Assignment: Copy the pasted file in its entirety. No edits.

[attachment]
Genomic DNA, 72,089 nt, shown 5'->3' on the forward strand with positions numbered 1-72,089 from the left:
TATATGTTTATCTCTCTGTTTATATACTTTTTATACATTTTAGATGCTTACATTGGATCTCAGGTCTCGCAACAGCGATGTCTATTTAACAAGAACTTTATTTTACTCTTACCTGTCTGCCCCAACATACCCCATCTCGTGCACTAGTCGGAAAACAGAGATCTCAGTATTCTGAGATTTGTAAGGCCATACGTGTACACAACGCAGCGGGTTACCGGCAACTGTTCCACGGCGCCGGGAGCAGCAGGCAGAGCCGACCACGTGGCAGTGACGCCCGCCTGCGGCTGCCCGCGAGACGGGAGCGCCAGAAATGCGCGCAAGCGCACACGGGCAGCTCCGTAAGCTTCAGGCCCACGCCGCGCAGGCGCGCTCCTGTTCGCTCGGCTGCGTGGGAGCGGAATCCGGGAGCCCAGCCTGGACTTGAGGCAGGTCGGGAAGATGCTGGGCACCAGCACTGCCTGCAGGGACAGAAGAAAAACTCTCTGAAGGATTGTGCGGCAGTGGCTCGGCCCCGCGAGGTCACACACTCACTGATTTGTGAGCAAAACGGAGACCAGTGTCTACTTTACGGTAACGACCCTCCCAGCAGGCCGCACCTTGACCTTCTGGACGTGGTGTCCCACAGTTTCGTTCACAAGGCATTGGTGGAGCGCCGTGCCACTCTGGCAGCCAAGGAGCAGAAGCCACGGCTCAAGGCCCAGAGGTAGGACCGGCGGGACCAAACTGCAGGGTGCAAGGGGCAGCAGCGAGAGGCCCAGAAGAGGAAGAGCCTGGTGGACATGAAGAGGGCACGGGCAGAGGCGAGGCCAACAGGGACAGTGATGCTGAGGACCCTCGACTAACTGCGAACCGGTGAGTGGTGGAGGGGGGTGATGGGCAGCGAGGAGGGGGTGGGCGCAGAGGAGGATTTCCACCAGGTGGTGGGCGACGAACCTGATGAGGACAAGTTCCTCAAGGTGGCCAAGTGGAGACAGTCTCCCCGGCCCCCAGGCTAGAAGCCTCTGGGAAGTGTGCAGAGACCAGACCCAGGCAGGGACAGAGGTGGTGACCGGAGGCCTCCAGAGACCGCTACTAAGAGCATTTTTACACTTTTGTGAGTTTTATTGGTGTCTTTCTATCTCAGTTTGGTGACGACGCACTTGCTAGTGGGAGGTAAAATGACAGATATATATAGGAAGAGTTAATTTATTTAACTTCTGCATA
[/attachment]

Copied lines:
Genomic DNA, 72,089 nt, shown 5'->3' on the forward strand with positions numbered 1-72,089 from the left:
TATATGTTTATCTCTCTGTTTATATACTTTTTATACATTTTAGATGCTTACATTGGATCTCAGGTCTCGCAACAGCGATGTCTATTTAACAAGAACTTTATTTTACTCTTACCTGTCTGCCCCAACATACCCCATCTCGTGCACTAGTCGGAAAACAGAGATCTCAGTATTCTGAGATTTGTAAGGCCATACGTGTACACAACGCAGCGGGTTACCGGCAACTGTTCCACGGCGCCGGGAGCAGCAGGCAGAGCCGACCACGTGGCAGTGACGCCCGCCTGCGGCTGCCCGCGAGACGGGAGCGCCAGAAATGCGCGCAAGCGCACACGGGCAGCTCCGTAAGCTTCAGGCCCACGCCGCGCAGGCGCGCTCCTGTTCGCTCGGCTGCGTGGGAGCGGAATCCGGGAGCCCAGCCTGGACTTGAGGCAGGTCGGGAAGATGCTGGGCACCAGCACTGCCTGCAGGGACAGAAGAAAAACTCTCTGAAGGATTGTGCGGCAGTGGCTCGGCCCCGCGAGGTCACACACTCACTGATTTGTGAGCAAAACGGAGACCAGTGTCTACTTTACGGTAACGACCCTCCCAGCAGGCCGCACCTTGACCTTCTGGACGTGGTGTCCCACAGTTTCGTTCACAAGGCATTGGTGGAGCGCCGTGCCACTCTGGCAGCCAAGGAGCAGAAGCCACGGCTCAAGGCCCAGAGGTAGGACCGGCGGGACCAAACTGCAGGGTGCAAGGGGCAGCAGCGAGAGGCCCAGAAGAGGAAGAGCCTGGTGGACATGAAGAGGGCACGGGCAGAGGCGAGGCCAACAGGGACAGTGATGCTGAGGACCCTCGACTAACTGCGAACCGGTGAGTGGTGGAGGGGGGTGATGGGCAGCGAGGAGGGGGTGGGCGCAGAGGAGGATTTCCACCAGGTGGTGGGCGACGAACCTGATGAGGACAAGTTCCTCAAGGTGGCCAAGTGGAGACAGTCTCCCCGGCCCCCAGGCTAGAAGCCTCTGGGAAGTGTGCAGAGACCAGACCCAGGCAGGGACAGAGGTGGTGACCGGAGGCCTCCAGAGACCGCTACTAAGAGCATTTTTACACTTTTGTGAGTTTTATTGGTGTCTTTCTATCTCAGTTTGGTGACGACGCACTTGCTAGTGGGAGGTAAAATGACAGATATATATAGGAAGAGTTAATTTATTTAACTTCTGCATA